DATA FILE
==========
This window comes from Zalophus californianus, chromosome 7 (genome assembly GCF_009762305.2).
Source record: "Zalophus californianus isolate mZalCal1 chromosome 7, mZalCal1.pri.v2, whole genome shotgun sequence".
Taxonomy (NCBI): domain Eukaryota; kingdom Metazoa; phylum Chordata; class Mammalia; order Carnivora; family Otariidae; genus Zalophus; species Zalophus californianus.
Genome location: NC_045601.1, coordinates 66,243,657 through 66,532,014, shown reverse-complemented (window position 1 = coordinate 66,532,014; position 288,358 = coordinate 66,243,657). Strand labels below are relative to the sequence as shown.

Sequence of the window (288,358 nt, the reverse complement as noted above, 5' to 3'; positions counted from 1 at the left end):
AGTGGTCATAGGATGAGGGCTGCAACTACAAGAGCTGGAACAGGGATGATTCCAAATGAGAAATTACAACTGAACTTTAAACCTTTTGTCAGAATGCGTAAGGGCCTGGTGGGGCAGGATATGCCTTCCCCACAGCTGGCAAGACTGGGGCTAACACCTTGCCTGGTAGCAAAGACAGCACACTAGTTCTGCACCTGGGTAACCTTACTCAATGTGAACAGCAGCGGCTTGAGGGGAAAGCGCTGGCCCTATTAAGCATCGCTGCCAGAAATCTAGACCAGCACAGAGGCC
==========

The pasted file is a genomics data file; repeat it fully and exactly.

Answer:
This window comes from Zalophus californianus, chromosome 7 (genome assembly GCF_009762305.2).
Source record: "Zalophus californianus isolate mZalCal1 chromosome 7, mZalCal1.pri.v2, whole genome shotgun sequence".
Taxonomy (NCBI): domain Eukaryota; kingdom Metazoa; phylum Chordata; class Mammalia; order Carnivora; family Otariidae; genus Zalophus; species Zalophus californianus.
Genome location: NC_045601.1, coordinates 66,243,657 through 66,532,014, shown reverse-complemented (window position 1 = coordinate 66,532,014; position 288,358 = coordinate 66,243,657). Strand labels below are relative to the sequence as shown.

Sequence of the window (288,358 nt, the reverse complement as noted above, 5' to 3'; positions counted from 1 at the left end):
AGTGGTCATAGGATGAGGGCTGCAACTACAAGAGCTGGAACAGGGATGATTCCAAATGAGAAATTACAACTGAACTTTAAACCTTTTGTCAGAATGCGTAAGGGCCTGGTGGGGCAGGATATGCCTTCCCCACAGCTGGCAAGACTGGGGCTAACACCTTGCCTGGTAGCAAAGACAGCACACTAGTTCTGCACCTGGGTAACCTTACTCAATGTGAACAGCAGCGGCTTGAGGGGAAAGCGCTGGCCCTATTAAGCATCGCTGCCAGAAATCTAGACCAGCACAGAGGCC